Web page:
That total was split up between a dozen appropriations subcommittees in each chamber, which would work out the details for how much would be spent on which programs in their areas of responsibility. The resulting budget bill from each subcommittee would be negotiated between the House and Senate to resolve differences, then signed into law by the President. This meant that each Senator or Representative would have a chance to vote on and the President could sign or veto a bill containing, for instance, the Interior and Environment budget, or the Transportation, Housing and Urban Development budget. Voters and interest groups could hold their elected officials accountable for their votes on those specific topics.
But over the past few decades, the practice of individual detailed budget bills developed by subcommittees began to fade, and larger “omnibus” bills that combined multiple budgets became more popular. Lobbyists and politicians of both parties also began to realize the deadline imposed by the recurring threat of a “government shutdown” gave them leverage to accomplish significant policy goals that might not pass both chambers and be signed by the President on their own merits as standalone legislation.
The best-known example of this is probably the law that lets terminated employees continue paying for their own health insurance through their former employer. It’s popularly known as “COBRA” after the legislation that created it, the Consolidated Omnibus Budget Reconciliation Act of 1985. That same law also did everything from setting tobacco price support levels to funding public television to propping up Amtrak to requiring that offshore drilling rigs be manufactured in the United States. With just one vote, all these unrelated policies became law — and individual Congressmen could claim to voters that they’d opposed any one of them, but had to vote for the whole deal.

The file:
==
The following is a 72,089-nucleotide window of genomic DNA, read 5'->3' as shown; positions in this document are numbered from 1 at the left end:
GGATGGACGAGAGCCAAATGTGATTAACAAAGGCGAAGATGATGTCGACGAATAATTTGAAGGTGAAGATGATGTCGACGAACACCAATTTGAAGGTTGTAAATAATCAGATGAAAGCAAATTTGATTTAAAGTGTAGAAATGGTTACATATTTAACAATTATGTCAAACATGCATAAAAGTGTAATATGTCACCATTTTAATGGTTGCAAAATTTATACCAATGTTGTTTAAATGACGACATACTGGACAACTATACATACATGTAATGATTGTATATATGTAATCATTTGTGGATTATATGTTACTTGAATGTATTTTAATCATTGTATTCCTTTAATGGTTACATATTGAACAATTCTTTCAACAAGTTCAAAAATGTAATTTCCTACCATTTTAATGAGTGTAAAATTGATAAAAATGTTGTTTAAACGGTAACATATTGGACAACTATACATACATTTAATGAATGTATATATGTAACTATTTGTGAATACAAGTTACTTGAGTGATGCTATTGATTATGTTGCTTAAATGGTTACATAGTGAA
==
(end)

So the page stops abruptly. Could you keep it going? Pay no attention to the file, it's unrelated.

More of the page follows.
This is the kind of “budget deal” that Schumer referenced, where legislators trade their votes on a giant spending bill that’s already three months late in return for pet programs and policy initiatives. They can do so knowing they’re insulated from easy voter accountability on specific provisions because they’ve bundled the entire federal checkbook for the year into one vote, with a “government shutdown” on tap if the vote fails.
One Senator said something close to what should have been said at the delayed beginning of the current budget negotiations. As the Senate debated its FY2018 budget in November, Sen. Bob Corker (R-TN) said, “This is the biggest hoax cast upon the American people ever that this budget process even exists. Unless we create a real budget process, which this is not, our country’s fiscal situation is going to continue to go down the tube.”
John C. Mozena is a communicator working to spread liberty and free markets. He has been a vice president at a free-market think tank, spent two decades in a variety of private-sector marketing and communications roles and began his career as a newspaper reporter and editor covering health care policy. Follow him on Twitter or visit his website.
What Should Be Said shows effective ways of communicating freedom principles by using a storytelling approach, taking the moral high ground, and staying hopeful and aspirational. Media, politicians and thought leaders often fail to include the freedom perspective at all by omitting critical facts. Alternatively, when they do make a sincere attempt to sell the freedom philosophy, they often do so with a stale and defensive approach that is missing stories that humanize the dry facts and figures. Here we show examples of how storytelling and emotionally compelling changes in message will make all the difference for those trying to advocate for liberty.